Author's sources: Brigham Young. Quoted in Scott G. Kenney, ed., Wilford Woodruff's Journal, 1833-1898, under January 1, 1861, vol. 5, 536.

FairMormon Response

Fact checking results: This claim contains mistakes and/or errors - The author has stated erroneous or incorrect information or misinterpreted their sources

Brigham was highly in favor of education; he was not, however, in favor of "whipping," "forcing" or "confining" young minds and bodies "beyond what they are able to bear."

Question: Did Brigham Young claim that too much education was damaging to children?

Brigham was giving instruction on the building of schools

Brigham said:

Concerning the Education of Children I will say that not withstanding the drivings of this people I do not believe that you can go into any City in the world & pick up 100 Children promiscusly and put them by the side of our Children that are as well educated as the same number of our Children gathered up promiscusly in the Territory of Utah. There are some people & Countries who force & whip their Children into an Education but we should never Croud & force the minds of our Children beyond what they are able to bear. If we do we ruin them for life. I would rather my children would spend their Early life sliding down Hill, skating, riding Horses till they were 20 years old & not go to school one day than to clog & force the mind while young with intricate studies. It strains & cripples the mind for life & ruins the man. You never see a child that is Confined while young to Close rooms & hard study & followed up to manhood that ever becomes a master spirit or qualifyed to transact difficult business in after life (emphasis added).

Brigham was highly in favor of education; he was not, however, in favor of "whipping," "forcing" or "confining" young minds and bodies "beyond what they are able to bear"

In this sense, he was well in line with what educational thinkers and reformers of the 19th century were saying:

...as the historian Kenneth Gold has pointed out, the early educational reformers were also tremendously concerned that children not get too much schooling. In 1871, for example, the US commissioner of education published a report by Edward Jarvis on the "Relation of Education to Insanity." Jarvis had studied 1,741 cases of insanity and concluded that "over-study" was responsible for 205 of them. "Education lays the foundation of a large portion of the causes of mental disorder," Jarvis wrote. Similarly, the pioneer of public education in Massachusetts, Horace Mann, believed that working students too hard would create a "most pernicious influence upon character and habits....Not infrequently is health itself destroyed by over-stimulating the mind." In the education journals of the day, there were constant worries about overtaxing students or blunting their natural abilities through too much schoolwork.

The reformers, Gold writes:

strove for ways to reduce time spent studying, because long periods of respite could save the mind from injury. Hence the elimination of Saturday classes, the shortening of the school day, and the lengthening of vacation—all of which occurred over the course of the nineteenth century. Teachers were cautioned that 'when [students] are required to study, their bodies should not be exhausted by long confinement, nor their minds bewildered by prolonged application.' Rest also presented particular opportunities for strengthening cognitive and analytical skills. As one contributor to the Massachusetts Teacher suggested, 'it is when thus relieved from the state of tension belonging to actual study that boys and girls, as well as men and women, acquire the habit of thought and reflection, and of forming their own conclusions, independently of what they are taught and the authority of others."[21]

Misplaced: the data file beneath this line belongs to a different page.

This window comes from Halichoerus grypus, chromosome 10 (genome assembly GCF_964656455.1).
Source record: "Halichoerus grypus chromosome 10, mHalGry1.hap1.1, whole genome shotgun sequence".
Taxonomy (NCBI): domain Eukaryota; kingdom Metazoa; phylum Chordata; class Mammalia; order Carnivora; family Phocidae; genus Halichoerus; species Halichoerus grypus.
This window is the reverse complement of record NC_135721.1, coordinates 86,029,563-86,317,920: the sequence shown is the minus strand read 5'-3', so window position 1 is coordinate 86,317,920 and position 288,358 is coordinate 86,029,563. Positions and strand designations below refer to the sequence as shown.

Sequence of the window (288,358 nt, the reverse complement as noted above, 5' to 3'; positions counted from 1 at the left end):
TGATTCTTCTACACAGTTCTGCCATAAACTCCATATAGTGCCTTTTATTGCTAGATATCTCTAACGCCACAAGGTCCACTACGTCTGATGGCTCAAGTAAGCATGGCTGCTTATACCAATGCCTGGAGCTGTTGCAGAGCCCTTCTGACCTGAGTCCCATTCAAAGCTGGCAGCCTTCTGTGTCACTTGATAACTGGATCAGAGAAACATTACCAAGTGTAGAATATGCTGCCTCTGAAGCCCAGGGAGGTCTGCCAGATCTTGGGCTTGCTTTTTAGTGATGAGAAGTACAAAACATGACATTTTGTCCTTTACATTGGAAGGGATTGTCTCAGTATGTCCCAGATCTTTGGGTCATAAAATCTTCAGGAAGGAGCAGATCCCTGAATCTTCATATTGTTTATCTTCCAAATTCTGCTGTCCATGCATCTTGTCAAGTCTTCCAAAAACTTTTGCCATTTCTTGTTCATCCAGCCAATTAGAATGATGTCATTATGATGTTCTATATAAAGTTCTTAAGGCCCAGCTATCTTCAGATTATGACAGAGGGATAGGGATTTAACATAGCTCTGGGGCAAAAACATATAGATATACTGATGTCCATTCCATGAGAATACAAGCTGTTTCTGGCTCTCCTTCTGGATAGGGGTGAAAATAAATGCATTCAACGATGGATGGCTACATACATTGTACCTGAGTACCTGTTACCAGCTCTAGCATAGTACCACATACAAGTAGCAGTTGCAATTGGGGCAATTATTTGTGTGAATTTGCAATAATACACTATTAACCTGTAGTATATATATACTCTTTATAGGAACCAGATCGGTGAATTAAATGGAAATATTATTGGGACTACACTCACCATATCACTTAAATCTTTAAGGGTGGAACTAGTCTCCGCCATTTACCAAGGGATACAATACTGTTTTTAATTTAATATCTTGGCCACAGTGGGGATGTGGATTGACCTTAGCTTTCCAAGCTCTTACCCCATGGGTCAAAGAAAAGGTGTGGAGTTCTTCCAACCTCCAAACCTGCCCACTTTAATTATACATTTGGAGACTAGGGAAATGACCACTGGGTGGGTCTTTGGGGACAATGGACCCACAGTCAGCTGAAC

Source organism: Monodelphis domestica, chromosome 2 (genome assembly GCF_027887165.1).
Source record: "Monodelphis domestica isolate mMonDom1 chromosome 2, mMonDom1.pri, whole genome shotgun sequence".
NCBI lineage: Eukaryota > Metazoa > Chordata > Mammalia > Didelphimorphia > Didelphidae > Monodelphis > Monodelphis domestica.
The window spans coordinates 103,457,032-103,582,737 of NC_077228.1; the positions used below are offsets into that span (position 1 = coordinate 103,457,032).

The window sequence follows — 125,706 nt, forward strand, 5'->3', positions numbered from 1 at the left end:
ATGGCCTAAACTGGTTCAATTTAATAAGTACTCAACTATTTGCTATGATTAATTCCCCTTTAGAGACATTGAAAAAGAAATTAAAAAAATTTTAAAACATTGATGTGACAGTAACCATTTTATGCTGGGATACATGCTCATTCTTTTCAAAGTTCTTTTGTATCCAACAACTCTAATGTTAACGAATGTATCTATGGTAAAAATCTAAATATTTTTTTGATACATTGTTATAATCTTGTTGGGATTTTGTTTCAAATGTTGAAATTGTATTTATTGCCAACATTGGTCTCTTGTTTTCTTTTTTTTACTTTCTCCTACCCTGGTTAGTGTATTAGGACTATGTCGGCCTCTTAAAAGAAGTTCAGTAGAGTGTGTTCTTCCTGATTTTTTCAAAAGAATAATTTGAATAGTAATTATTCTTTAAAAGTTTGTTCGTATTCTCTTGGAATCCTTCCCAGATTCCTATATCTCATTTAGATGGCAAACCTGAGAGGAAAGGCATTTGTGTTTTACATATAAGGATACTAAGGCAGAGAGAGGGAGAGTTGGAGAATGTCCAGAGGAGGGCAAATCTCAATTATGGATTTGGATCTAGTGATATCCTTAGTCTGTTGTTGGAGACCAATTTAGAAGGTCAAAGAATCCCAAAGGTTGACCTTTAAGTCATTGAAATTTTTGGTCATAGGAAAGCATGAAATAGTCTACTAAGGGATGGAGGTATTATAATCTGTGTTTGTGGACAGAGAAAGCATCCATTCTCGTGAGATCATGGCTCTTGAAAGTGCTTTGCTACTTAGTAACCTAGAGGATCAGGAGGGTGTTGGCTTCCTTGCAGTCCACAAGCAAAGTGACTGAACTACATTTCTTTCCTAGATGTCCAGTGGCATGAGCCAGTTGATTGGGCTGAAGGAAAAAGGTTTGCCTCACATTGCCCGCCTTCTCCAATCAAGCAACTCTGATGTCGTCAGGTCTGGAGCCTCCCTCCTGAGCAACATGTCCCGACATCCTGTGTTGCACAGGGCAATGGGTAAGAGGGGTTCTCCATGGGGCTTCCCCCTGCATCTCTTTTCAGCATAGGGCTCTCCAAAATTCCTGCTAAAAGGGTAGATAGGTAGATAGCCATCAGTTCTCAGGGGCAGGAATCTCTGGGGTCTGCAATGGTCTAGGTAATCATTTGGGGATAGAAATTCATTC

For an extensive analysis of Brigham's positive views on education, see Hugh W. Nibley, Brother Brigham Challenges the Saints (Vol. 13 of the Collected Works of Hugh Nibley), edited by Don E. Norton, (Salt Lake City, Utah : Deseret Book Company ; Provo, Utah : Foundation for Ancient Research and Mormon Studies, 1994), chapter 15-16. ISBN 0875798187. direct off-site direct off-site


Response to claim: 273, 572n59 (HB) 570n59 (PB) - Did Heber C. Kimball say that the United States government was "dead, thank God, dead"?

The author(s) of One Nation Under Gods make(s) the following claim:

Did Heber C. Kimball say that the United States government was "dead, thank God, dead"?

Author's sources: *Harding. Quoted in Eugene E. Campbell, Establishing Zion: The Mormon Church in the American West, 1847-1869, 292.

FairMormon Response

Fact checking results: This claim is based upon correct information - The author is providing knowledge concerning some particular fact, subject, or event

The claim comes from territorial governor Stephen E. Harding. [22] There is no other source, though since the Saints saw the Civil War as a tragic but inevitable result of the nation's wickedness and refusal to grant freedom of religion and redress to the Saints, it is certainly possible that Kimball said this or something like it.



Response to claim: 276 - The author states that when the Civil War ended, "the Mormons...had not sent a single soldier into the conflict, but instead had prayed for Christ's return and the establishment of Zion"

The author(s) of One Nation Under Gods make(s) the following claim:

The author states that when the Civil War ended, "the Mormons...had not sent a single soldier into the conflict, but instead had prayed for Christ's return and the establishment of Zion."

Author's sources: No source provided.

FairMormon Response

Fact checking results: This claim contains propaganda and/or spin - The author, or the author's source, is providing information or ideas in a slanted way in order to instill a particular attitude or response in the reader